51 Credit Card under police investigation for violent loan collection practices, denies data theft

The company says it has sufficient cash and assets to protect its rights.

Photo: Tuchong

Police in Hangzhou, the capital of Zhejiang province, announced at 11:14 pm on Monday via its official Weibo account that 51 Credit Card is being investigated for employing loan collection agencies that exhibited “violent behaviors” towards its debtors. 

This happened mere hours after the police raided 51 Credit Card headquarters earlier that day. The Hong Kong-listed company suspended trading following a 35% dive in its stock price on Monday afternoon.

The Hangzhou police revealed that since the beginning of September it had received clues from its higher authorities about 51 Credit Card’s questionable practices, without going into specifics. The police informed the public via its Weibo account that it had also received many complaints about the company from users across China.

Police investigators observed that 51 Credit Card had entrusted third-party agencies to collect loans on behalf of the company, adding that these agencies claimed to be “government departments” and had threatened debtors who were unable to repay their loans on time. The police added that it suspected the company had committed criminal offenses.

51 Credit Card confirmed with the Stock Exchange of Hong Kong in a filing earlier this morning the police intervention, and added that the firm’s founder and CEO Sun Haitao and CFO Zhao Ke were also “assisting in the investigation at the request of the relevant government authorities.”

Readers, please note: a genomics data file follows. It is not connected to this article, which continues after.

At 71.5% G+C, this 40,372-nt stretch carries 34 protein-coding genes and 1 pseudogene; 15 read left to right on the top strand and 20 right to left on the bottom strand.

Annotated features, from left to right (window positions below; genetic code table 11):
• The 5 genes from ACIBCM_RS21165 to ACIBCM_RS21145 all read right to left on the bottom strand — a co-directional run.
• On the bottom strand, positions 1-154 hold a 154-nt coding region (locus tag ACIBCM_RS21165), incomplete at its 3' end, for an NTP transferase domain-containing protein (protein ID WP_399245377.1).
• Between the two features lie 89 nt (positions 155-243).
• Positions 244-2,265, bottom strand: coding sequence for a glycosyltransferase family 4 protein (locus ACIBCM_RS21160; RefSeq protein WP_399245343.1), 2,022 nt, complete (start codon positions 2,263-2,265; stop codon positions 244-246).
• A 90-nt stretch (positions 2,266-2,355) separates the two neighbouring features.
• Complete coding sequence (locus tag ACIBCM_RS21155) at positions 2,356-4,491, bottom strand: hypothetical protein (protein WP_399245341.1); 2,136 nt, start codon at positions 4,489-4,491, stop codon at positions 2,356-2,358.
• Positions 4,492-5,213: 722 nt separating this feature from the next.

The company stated that the two men had not been detained. According to the filing, the firm “currently has not received any formal documents in relation to the reasons for investigation issued by the relevant government authorities and is not aware of the specific details behind the investigation.”

In a second filing with the Hong Kong bourse posted at 12: 23 pm today, 51 Credit Card confirmed the announcement from the Hangzhou police and denied “rumors spreading on the Internet” about the alleged leakage of personal data and illegal theft of personal data. It said that all personal data collection of the company has been conducted with legal user authorization, and that there has been no illegal theft of personal data.

The company, which is China’s largest online credit card management platform and runs a peer-to-peer (P2P) lending business, said it had applied to the stock exchange for the resumption of trading in its shares from 1:00 pm today. Its shares rose by around 20% ten minutes after the resumption.

Sun said on his personal Weibo feed this morning that this investigation was because of “imperfect management“. He apologized to those who were hurt during the “radical communication” employed by debt collectors. He also tried to pacify retail investors on its P2P platform called 51rp, saying that the company has sufficient cash and assets to protect its rights.

The company’s outstanding loans stood at RMB 10.7 billion (USD 1.5 billion), while RMB 9.7 billion was owed to retail investors. The company had RMB 3.4 billion in net assets and RMB 2.6 billion in cash at the end of June, according to Sun. The average tenure of such loans was 10.8 months during the first half of 2019, according to the company’s interim report.

P2P platforms in China are allowed to offer loans with annual interest rates no higher than 36% and target those who do not have access to low-cost funds from conventional financial institutions. However, those debtors often default on their loans, leaving them at the mercy of outsourced loan collecting companies.

Despite Chinese legal authorities’ prohibition of violence in loan collection, it does occur from time to time in practice.